Thomas R.,UK Defence Science and Technology Laboratory | Davies C.,UK Defence Science and Technology Laboratory | Nunez A.,Veterinary Laboratory Agency | Hibbs S.,UK Defence Science and Technology Laboratory | And 7 more authors.
Journal of Medical Microbiology | Year: 2010

Deposition of Bacillus anthracis endospores within either the lungs or nasal passages of A/J mice after aerosol exposure was influenced by different particle sized aerosols and resulted in different infection kinetics. The infection resulting from the inhalation of endospores within a 12 mm particle aerosol was prolonged compared to that from a 1 mm particle aerosol with a mean time-to-death of 161±16.1 h and 101.6±10.4 h, respectively. Inhalation of endospores within 1 mm or 12 mm particle aerosols resulted in a median lethal dose of 2432 and 7656 c.f.u., respectively. Initial involvement of the upper respiratory tract lymph nodes was observed in 75-83% of mice exposed to either the 1 mm or 12 μm particle inhalational infections. Lung deposition was significantly greater after inhalation of the 1 μm particle aerosol with pronounced involvement of the mediastinal lymph node. Gastrointestinal involvement was observed only in mice exposed to 12 μm particle aerosols where bacteriological and histopathological analysis indicated primary gastritis (17 %), activation of the Peyer's patches (72 %) and colonization and necrosis of the mesenteric lymph nodes (67 %). Terminal disease was characterized by bacteraemia in both inhalational infections with preferential dissemination to spleen, liver, kidneys and thymus. Immunization with 1 mg recombinant protective antigen vaccine was equally efficacious against B. anthracis infections arising from the inhalation of 1 and 12 mm particle aerosols, providing 73-80% survival under a suboptimum immunization schedule. © 2010 Crown copyright Dstl.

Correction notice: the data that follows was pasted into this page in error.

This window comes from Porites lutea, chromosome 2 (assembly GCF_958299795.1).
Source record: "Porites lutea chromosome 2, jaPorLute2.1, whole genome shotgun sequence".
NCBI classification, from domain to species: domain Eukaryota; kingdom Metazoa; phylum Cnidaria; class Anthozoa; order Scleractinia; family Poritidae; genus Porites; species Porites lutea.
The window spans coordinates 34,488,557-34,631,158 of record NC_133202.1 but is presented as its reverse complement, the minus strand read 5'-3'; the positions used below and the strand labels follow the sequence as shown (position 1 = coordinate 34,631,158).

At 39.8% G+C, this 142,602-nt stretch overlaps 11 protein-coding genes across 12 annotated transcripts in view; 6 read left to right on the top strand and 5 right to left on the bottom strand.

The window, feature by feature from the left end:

D'Angelo A.R.,Istituto Zooprofilattico Sperimentale dellAbruzzo E del Molise | di Provvido A.,Istituto Zooprofilattico Sperimentale dellAbruzzo E del Molise | di Francesco G.,Istituto Zooprofilattico Sperimentale dellAbruzzo E del Molise | Sacchini F.,Istituto Zooprofilattico Sperimentale dellAbruzzo E del Molise | And 3 more authors.
Veterinaria Italiana | Year: 2010